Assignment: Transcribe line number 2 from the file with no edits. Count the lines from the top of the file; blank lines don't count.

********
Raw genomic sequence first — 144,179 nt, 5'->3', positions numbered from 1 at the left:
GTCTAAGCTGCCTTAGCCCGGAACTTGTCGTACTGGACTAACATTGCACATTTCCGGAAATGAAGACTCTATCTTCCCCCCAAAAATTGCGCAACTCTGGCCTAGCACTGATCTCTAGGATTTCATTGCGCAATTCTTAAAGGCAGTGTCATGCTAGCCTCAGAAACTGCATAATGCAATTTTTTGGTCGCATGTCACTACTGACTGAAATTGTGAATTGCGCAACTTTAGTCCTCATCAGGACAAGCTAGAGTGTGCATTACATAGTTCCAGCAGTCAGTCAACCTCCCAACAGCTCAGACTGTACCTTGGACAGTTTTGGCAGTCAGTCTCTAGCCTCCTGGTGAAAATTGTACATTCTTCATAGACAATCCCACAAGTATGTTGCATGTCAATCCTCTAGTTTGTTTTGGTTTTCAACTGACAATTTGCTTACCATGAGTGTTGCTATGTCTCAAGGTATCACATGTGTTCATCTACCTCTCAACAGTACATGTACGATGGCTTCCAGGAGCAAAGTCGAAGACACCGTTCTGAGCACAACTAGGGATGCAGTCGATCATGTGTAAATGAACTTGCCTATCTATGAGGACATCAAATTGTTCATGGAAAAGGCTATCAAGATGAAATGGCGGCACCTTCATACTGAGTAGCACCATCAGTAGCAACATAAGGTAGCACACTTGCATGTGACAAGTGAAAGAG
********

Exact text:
GTCTAAGCTGCCTTAGCCCGGAACTTGTCGTACTGGACTAACATTGCACATTTCCGGAAATGAAGACTCTATCTTCCCCCCAAAAATTGCGCAACTCTGGCCTAGCACTGATCTCTAGGATTTCATTGCGCAATTCTTAAAGGCAGTGTCATGCTAGCCTCAGAAACTGCATAATGCAATTTTTTGGTCGCATGTCACTACTGACTGAAATTGTGAATTGCGCAACTTTAGTCCTCATCAGGACAAGCTAGAGTGTGCATTACATAGTTCCAGCAGTCAGTCAACCTCCCAACAGCTCAGACTGTACCTTGGACAGTTTTGGCAGTCAGTCTCTAGCCTCCTGGTGAAAATTGTACATTCTTCATAGACAATCCCACAAGTATGTTGCATGTCAATCCTCTAGTTTGTTTTGGTTTTCAACTGACAATTTGCTTACCATGAGTGTTGCTATGTCTCAAGGTATCACATGTGTTCATCTACCTCTCAACAGTACATGTACGATGGCTTCCAGGAGCAAAGTCGAAGACACCGTTCTGAGCACAACTAGGGATGCAGTCGATCATGTGTAAATGAACTTGCCTATCTATGAGGACATCAAATTGTTCATGGAAAAGGCTATCAAGATGAAATGGCGGCACCTTCATACTGAGTAGCACCATCAGTAGCAACATAAGGTAGCACACTTGCATGTGACAAGTGAAAGAG